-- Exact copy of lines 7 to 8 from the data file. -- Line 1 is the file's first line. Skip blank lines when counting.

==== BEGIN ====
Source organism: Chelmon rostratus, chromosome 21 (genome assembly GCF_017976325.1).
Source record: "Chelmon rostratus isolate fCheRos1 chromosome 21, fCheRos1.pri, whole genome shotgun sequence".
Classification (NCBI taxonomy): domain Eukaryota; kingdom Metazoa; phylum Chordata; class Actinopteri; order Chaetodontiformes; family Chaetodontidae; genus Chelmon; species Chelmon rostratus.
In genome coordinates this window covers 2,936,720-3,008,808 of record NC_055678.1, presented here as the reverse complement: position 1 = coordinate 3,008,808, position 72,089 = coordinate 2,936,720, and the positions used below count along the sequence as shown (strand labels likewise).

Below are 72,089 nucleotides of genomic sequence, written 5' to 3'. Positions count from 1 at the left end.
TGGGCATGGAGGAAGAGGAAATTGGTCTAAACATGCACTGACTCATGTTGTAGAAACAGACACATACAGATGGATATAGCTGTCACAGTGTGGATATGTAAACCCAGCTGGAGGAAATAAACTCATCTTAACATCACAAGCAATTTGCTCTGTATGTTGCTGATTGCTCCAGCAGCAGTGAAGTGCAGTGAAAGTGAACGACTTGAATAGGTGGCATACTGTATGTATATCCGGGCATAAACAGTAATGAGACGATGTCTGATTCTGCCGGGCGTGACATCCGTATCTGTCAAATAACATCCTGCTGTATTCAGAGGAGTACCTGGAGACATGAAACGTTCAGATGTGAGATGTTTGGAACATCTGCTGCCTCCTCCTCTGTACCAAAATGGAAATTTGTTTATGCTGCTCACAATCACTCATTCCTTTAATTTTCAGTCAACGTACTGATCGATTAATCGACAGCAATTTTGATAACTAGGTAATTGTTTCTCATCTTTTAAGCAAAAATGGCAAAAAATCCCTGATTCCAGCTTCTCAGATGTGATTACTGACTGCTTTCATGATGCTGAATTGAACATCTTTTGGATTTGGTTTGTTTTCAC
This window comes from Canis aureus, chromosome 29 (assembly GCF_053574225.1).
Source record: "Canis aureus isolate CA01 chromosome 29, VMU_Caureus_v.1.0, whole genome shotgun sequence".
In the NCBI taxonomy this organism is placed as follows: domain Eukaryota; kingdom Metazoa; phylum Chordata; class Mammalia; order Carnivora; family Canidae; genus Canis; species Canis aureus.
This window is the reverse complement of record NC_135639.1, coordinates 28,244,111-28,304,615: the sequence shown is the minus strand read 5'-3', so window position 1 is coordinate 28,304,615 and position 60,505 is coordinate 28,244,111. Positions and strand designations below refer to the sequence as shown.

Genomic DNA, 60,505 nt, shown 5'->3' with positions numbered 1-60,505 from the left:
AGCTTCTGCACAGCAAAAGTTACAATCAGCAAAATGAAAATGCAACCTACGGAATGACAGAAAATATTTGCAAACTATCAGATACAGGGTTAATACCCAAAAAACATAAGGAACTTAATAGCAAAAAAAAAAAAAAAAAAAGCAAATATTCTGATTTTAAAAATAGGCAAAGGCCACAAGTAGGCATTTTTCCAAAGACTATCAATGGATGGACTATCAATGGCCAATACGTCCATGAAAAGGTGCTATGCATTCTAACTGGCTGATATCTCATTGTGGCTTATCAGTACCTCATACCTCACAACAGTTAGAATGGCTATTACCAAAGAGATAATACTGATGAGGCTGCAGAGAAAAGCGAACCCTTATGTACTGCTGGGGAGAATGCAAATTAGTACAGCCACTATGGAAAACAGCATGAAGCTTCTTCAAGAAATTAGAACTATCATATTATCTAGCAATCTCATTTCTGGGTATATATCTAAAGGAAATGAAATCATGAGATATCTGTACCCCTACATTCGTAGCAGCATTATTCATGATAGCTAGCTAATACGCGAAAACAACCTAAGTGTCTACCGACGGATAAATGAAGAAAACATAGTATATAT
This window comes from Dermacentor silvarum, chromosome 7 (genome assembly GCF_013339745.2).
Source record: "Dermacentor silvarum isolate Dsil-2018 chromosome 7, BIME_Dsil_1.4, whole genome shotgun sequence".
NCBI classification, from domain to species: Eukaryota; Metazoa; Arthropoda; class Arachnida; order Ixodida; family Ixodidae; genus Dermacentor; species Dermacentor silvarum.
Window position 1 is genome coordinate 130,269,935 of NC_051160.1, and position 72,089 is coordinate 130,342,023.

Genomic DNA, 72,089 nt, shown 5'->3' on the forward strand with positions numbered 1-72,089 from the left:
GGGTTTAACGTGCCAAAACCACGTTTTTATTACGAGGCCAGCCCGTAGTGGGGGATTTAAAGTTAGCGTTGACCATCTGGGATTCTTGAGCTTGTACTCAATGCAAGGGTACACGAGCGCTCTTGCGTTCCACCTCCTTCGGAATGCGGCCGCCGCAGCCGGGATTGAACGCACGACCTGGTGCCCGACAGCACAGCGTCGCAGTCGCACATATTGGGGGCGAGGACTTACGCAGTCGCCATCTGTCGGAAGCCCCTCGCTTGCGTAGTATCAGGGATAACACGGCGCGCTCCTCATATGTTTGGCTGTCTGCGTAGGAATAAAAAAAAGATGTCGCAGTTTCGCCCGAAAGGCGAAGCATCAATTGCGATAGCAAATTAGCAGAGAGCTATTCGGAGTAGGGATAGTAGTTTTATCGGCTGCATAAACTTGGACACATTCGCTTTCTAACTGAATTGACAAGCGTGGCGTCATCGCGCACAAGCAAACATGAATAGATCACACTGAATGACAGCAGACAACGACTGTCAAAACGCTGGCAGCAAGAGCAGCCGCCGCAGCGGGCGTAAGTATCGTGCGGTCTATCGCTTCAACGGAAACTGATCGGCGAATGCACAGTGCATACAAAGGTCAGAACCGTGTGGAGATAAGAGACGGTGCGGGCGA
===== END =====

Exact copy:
This window comes from Canis aureus, chromosome 29 (assembly GCF_053574225.1).
Source record: "Canis aureus isolate CA01 chromosome 29, VMU_Caureus_v.1.0, whole genome shotgun sequence".